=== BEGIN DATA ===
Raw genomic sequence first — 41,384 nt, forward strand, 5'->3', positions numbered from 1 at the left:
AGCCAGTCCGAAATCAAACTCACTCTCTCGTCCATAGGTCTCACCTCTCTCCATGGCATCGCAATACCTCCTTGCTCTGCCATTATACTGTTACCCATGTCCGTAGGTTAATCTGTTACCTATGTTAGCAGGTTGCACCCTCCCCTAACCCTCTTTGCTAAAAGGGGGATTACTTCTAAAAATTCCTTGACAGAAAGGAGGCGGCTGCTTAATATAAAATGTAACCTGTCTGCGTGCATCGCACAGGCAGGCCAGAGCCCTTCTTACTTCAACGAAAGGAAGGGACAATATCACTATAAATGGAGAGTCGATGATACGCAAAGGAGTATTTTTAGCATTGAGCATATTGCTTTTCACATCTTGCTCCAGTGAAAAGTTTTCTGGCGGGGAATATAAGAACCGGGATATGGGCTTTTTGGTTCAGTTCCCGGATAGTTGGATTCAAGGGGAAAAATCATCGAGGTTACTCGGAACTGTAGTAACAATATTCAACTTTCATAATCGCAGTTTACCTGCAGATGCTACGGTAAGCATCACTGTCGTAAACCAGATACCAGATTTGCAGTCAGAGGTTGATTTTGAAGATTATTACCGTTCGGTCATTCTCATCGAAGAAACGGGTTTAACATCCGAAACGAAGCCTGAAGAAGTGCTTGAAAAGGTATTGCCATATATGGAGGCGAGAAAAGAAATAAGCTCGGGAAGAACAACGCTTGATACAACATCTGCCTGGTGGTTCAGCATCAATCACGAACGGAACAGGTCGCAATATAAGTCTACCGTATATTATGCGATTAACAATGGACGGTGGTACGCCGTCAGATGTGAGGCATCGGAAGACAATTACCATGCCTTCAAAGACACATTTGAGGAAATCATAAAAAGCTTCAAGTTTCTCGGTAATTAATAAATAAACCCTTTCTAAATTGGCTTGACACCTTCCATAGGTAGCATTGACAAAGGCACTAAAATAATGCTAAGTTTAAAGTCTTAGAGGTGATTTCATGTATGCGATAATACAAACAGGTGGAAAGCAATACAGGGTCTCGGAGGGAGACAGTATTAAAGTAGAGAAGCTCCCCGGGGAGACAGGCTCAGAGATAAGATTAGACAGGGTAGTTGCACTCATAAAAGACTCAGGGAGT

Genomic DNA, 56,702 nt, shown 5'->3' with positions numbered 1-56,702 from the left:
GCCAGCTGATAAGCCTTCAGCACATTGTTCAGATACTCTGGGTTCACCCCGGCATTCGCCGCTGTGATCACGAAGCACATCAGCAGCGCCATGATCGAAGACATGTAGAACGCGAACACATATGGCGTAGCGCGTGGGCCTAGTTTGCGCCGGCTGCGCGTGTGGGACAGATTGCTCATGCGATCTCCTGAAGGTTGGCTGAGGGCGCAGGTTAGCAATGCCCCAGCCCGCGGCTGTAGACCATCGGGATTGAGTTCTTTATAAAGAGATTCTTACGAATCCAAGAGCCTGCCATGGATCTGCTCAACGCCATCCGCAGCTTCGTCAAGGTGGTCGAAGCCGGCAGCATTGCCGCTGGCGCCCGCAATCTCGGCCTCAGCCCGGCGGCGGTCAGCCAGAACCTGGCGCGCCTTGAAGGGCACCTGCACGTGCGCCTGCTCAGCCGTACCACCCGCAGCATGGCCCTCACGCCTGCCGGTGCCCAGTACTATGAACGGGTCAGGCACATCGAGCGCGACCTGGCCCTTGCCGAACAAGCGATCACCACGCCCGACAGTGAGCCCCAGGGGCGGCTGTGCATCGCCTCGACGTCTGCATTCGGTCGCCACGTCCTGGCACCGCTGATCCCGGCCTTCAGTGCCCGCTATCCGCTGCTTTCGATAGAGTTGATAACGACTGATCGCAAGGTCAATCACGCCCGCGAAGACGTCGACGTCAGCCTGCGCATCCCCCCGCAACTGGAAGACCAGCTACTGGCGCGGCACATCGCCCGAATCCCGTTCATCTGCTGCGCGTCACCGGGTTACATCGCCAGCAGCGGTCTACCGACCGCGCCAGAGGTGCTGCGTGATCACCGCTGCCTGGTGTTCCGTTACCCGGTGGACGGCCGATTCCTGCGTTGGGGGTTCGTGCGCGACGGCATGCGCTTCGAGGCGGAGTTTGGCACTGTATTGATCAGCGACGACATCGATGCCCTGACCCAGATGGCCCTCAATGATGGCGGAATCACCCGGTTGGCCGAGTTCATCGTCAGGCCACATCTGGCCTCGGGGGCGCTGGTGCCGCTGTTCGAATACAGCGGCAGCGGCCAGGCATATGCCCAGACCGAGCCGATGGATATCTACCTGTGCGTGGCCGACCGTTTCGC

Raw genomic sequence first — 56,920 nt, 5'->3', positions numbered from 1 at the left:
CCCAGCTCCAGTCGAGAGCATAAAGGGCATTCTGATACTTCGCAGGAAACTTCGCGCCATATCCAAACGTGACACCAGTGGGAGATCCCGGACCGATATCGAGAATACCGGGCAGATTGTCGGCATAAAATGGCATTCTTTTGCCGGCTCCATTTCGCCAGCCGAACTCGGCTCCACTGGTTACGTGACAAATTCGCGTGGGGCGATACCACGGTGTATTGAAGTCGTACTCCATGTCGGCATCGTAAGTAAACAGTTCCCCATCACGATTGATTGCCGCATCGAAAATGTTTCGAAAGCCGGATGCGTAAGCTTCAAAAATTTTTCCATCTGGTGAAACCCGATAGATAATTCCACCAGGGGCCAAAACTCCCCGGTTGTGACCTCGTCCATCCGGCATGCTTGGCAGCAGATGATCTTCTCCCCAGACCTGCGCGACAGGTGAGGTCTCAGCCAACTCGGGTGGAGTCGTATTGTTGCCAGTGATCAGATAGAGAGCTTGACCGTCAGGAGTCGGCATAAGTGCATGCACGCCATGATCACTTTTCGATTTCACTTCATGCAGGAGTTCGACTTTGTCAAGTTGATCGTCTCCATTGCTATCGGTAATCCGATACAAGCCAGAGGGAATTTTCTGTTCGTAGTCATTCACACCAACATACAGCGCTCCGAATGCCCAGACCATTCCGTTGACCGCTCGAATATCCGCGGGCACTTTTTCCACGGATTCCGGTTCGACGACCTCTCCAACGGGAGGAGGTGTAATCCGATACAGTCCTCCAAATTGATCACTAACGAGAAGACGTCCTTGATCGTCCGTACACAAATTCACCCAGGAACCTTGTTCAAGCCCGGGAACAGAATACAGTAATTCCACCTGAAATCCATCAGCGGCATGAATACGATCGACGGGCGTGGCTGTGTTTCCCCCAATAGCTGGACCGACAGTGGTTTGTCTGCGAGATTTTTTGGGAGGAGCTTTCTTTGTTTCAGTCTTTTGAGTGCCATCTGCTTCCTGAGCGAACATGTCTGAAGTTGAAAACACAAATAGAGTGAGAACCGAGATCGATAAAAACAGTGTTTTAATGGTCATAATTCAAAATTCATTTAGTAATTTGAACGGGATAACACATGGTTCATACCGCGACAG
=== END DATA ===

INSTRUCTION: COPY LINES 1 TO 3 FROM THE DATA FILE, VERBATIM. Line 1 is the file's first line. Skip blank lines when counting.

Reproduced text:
Raw genomic sequence first — 41,384 nt, forward strand, 5'->3', positions numbered from 1 at the left:
AGCCAGTCCGAAATCAAACTCACTCTCTCGTCCATAGGTCTCACCTCTCTCCATGGCATCGCAATACCTCCTTGCTCTGCCATTATACTGTTACCCATGTCCGTAGGTTAATCTGTTACCTATGTTAGCAGGTTGCACCCTCCCCTAACCCTCTTTGCTAAAAGGGGGATTACTTCTAAAAATTCCTTGACAGAAAGGAGGCGGCTGCTTAATATAAAATGTAACCTGTCTGCGTGCATCGCACAGGCAGGCCAGAGCCCTTCTTACTTCAACGAAAGGAAGGGACAATATCACTATAAATGGAGAGTCGATGATACGCAAAGGAGTATTTTTAGCATTGAGCATATTGCTTTTCACATCTTGCTCCAGTGAAAAGTTTTCTGGCGGGGAATATAAGAACCGGGATATGGGCTTTTTGGTTCAGTTCCCGGATAGTTGGATTCAAGGGGAAAAATCATCGAGGTTACTCGGAACTGTAGTAACAATATTCAACTTTCATAATCGCAGTTTACCTGCAGATGCTACGGTAAGCATCACTGTCGTAAACCAGATACCAGATTTGCAGTCAGAGGTTGATTTTGAAGATTATTACCGTTCGGTCATTCTCATCGAAGAAACGGGTTTAACATCCGAAACGAAGCCTGAAGAAGTGCTTGAAAAGGTATTGCCATATATGGAGGCGAGAAAAGAAATAAGCTCGGGAAGAACAACGCTTGATACAACATCTGCCTGGTGGTTCAGCATCAATCACGAACGGAACAGGTCGCAATATAAGTCTACCGTATATTATGCGATTAACAATGGACGGTGGTACGCCGTCAGATGTGAGGCATCGGAAGACAATTACCATGCCTTCAAAGACACATTTGAGGAAATCATAAAAAGCTTCAAGTTTCTCGGTAATTAATAAATAAACCCTTTCTAAATTGGCTTGACACCTTCCATAGGTAGCATTGACAAAGGCACTAAAATAATGCTAAGTTTAAAGTCTTAGAGGTGATTTCATGTATGCGATAATACAAACAGGTGGAAAGCAATACAGGGTCTCGGAGGGAGACAGTATTAAAGTAGAGAAGCTCCCCGGGGAGACAGGCTCAGAGATAAGATTAGACAGGGTAGTTGCACTCATAAAAGACTCAGGGAGT

Genomic DNA, 56,702 nt, shown 5'->3' with positions numbered 1-56,702 from the left: